Emirates’ New Dubai-Miami-Bogota Route: Does It Make Sense?

Currently, Emirates arrives in Miami at 11:00. To ensure it arrives back in Dubai during the peak inbound arrival bank from North America, it leaves at 21:10, meaning over 10 hours on the ground doing nothing.

Extending the service to Colombia is a relatively cheap thing to do, especially versus routing via Europe. It considers flying to Colombia more worthwhile than remaining on the ground for so long.

The schedule will significantly differ when Emirates’ first passenger flight to Bogotá leaves on June 3. It will be as follows, with all times local. Arriving back in Dubai at 23:00 is similar to some other North American routes, e.g., New York JFK (via Milan), Newark (via Athens), and Mexico City (via Barcelona).

  • Dubai-Miami: EK213, 02:15-10:05
  • Miami-Bogota: EK213, 12:35-15:25
  • Bogota-Miami: EK214, 17:25-22:15
  • Miami-Dubai: EK214, 00:45-23:00

It will have fifth freedom rights

Emirates will benefit from two things:

  • Fifth freedom traffic rights, with booking data showing South Florida-Bogota had 640,000 roundtrip passengers in 2023 (1,753 daily). It can tap into this vast market.
  • Cargo, with 777-300ERs being renowned for very high belly hold capacity. It will supplement its dedicated freighter service to Bogota.

According to booking data, more passengers flew between Bogotá and Dubai last year than to any other destination in the Middle East or, for that matter, Asia or Africa. About 18,000 people did so (49 daily), and Emirates will provide another option for them.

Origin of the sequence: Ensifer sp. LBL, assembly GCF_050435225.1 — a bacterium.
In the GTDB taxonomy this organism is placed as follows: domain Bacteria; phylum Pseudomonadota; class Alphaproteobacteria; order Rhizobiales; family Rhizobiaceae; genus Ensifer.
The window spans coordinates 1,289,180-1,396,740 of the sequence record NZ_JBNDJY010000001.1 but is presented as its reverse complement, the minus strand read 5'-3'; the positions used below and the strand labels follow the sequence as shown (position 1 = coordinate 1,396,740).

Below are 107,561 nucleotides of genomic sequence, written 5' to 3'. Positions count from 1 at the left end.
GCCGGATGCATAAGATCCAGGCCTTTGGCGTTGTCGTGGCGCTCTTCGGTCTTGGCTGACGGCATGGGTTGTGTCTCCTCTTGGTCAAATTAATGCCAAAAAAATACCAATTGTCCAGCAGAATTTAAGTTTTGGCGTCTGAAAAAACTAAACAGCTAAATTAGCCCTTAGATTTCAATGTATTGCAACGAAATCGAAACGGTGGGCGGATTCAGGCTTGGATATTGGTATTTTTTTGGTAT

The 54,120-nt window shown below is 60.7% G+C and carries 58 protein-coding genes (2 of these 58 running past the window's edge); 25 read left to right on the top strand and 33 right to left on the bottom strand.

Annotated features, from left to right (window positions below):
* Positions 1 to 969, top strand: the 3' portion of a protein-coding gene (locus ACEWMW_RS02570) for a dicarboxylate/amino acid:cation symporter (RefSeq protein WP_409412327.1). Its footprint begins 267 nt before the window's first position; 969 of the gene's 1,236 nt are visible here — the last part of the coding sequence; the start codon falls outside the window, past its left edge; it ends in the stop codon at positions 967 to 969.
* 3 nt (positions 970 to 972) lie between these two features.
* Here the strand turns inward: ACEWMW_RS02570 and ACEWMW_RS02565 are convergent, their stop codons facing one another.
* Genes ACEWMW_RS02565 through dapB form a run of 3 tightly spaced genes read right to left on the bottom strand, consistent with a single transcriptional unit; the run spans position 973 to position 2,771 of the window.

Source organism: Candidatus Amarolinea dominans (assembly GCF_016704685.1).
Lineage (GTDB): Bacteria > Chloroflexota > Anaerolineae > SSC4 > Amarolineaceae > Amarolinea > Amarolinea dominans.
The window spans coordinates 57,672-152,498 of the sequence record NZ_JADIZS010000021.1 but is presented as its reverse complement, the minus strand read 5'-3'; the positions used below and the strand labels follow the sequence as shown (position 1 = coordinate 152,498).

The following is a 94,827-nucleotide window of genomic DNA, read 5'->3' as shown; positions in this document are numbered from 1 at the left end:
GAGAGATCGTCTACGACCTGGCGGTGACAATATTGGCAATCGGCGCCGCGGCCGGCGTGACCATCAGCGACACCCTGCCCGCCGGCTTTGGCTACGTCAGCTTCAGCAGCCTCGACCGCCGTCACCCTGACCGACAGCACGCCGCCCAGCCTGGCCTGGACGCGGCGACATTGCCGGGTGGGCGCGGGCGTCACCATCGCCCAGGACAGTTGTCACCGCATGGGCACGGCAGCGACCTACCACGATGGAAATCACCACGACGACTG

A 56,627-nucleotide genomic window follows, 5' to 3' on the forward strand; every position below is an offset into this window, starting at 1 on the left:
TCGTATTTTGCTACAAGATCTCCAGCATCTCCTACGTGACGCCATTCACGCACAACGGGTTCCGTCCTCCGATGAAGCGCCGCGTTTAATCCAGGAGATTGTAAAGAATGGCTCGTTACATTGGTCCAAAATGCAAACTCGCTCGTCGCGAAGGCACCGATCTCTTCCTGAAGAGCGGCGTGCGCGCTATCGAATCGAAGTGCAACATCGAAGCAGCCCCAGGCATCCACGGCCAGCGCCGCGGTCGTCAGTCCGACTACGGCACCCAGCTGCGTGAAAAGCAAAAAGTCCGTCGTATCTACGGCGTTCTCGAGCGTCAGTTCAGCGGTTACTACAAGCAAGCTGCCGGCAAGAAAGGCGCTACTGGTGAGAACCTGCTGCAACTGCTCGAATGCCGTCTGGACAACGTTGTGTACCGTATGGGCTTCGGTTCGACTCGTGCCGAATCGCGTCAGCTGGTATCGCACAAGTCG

Excluding Dubai, Bogotá had about 102,000 roundtrip passengers to/from Africa, Asia, and the Middle East last year (279 daily), with East Asia especially important.

For those starting/ending in Dubai or routing XXX-Dubai-Miami-Bogota or vice versa, stopping in Miami will be a big hassle, especially with a family. After all, they will need to have a visa for the US (adding $ to their trip), and they’ll have to do the following in each direction:

  • Disembark the aircraft in Miami.
  • Clear immigration (can be time-consuming in the US, especially in Miami).
  • Retrieve their baggage and go to customs.
  • Queue to recheck their luggage.
  • Go through immigration and security.
  • Board again.

Does it make sense?

Extending the route to Colombia will be great for fifth freedom passengers and cargo. It will be inconvenient and a hassle for everyone else, especially with other options.

If Emirates were serious about the Colombian capital, flying via Europe would make more sense. A source tells me that fifth freedoms are available to Bogotá via various European airports, including Rome Fiumicino, Milan Malpensa, Zurich, Amsterdam, Copenhagen, and Manchester.

It somewhat misses the point. Miami-Bogota will be served to do something about the long ground time in Florida and revolve around point-to-point passengers and belly cargo, with transit passengers on top. It might, therefore, be a relatively low-risk endeavor.


Simple Flying

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